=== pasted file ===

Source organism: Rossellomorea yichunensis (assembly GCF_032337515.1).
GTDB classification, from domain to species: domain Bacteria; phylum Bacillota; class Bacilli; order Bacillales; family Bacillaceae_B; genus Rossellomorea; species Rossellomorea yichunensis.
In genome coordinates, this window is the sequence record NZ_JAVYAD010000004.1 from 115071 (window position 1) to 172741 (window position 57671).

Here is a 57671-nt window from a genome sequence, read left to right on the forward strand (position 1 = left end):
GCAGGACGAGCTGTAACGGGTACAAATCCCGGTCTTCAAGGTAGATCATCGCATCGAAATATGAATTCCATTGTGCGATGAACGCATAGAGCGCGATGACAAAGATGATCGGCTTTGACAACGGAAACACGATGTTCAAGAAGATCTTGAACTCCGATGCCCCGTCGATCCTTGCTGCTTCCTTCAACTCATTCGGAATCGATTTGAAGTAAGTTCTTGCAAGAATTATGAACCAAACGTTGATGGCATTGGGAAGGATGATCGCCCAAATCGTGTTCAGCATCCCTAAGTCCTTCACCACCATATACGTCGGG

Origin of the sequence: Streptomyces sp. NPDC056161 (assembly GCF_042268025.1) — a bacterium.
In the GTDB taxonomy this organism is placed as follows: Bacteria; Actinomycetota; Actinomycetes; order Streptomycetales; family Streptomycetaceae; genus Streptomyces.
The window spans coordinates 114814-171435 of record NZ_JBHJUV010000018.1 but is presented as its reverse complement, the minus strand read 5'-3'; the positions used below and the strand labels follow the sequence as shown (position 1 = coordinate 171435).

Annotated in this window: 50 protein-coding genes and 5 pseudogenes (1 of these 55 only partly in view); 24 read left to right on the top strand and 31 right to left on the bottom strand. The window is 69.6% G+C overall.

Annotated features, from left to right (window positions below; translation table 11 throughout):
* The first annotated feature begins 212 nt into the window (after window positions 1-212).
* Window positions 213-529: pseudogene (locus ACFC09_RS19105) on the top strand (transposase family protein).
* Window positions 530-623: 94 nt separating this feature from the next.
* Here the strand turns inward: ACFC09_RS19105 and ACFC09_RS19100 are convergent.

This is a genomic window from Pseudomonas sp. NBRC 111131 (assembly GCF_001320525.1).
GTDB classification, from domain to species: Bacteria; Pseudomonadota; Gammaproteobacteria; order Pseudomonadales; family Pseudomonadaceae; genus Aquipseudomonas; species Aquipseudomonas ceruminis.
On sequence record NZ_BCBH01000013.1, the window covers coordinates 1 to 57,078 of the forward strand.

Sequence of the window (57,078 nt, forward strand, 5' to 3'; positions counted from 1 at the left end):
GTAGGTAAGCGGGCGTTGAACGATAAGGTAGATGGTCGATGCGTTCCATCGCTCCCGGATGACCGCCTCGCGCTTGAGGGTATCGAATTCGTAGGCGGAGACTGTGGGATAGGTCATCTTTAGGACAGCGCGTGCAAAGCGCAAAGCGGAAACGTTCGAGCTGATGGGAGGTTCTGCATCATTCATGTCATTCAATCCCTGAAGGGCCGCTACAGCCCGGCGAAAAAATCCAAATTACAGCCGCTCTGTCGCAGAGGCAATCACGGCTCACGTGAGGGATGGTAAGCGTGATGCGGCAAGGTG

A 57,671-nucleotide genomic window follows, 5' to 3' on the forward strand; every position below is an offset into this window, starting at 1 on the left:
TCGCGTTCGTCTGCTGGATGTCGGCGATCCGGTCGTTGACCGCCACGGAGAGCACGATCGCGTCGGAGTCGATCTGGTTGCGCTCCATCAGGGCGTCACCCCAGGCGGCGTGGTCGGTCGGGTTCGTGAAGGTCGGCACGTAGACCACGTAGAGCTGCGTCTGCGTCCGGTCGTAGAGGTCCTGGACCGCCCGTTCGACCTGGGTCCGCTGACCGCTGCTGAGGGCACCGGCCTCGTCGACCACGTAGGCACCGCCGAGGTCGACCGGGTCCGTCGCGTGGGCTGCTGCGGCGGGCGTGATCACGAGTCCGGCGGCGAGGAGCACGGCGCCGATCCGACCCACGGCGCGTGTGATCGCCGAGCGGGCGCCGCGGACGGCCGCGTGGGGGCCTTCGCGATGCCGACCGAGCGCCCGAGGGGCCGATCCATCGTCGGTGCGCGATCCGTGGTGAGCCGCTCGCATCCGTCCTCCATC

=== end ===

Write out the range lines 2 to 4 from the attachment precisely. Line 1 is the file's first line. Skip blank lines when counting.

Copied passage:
GTDB classification, from domain to species: domain Bacteria; phylum Bacillota; class Bacilli; order Bacillales; family Bacillaceae_B; genus Rossellomorea; species Rossellomorea yichunensis.
In genome coordinates, this window is the sequence record NZ_JAVYAD010000004.1 from 115071 (window position 1) to 172741 (window position 57671).

Here is a 57671-nt window from a genome sequence, read left to right on the forward strand (position 1 = left end):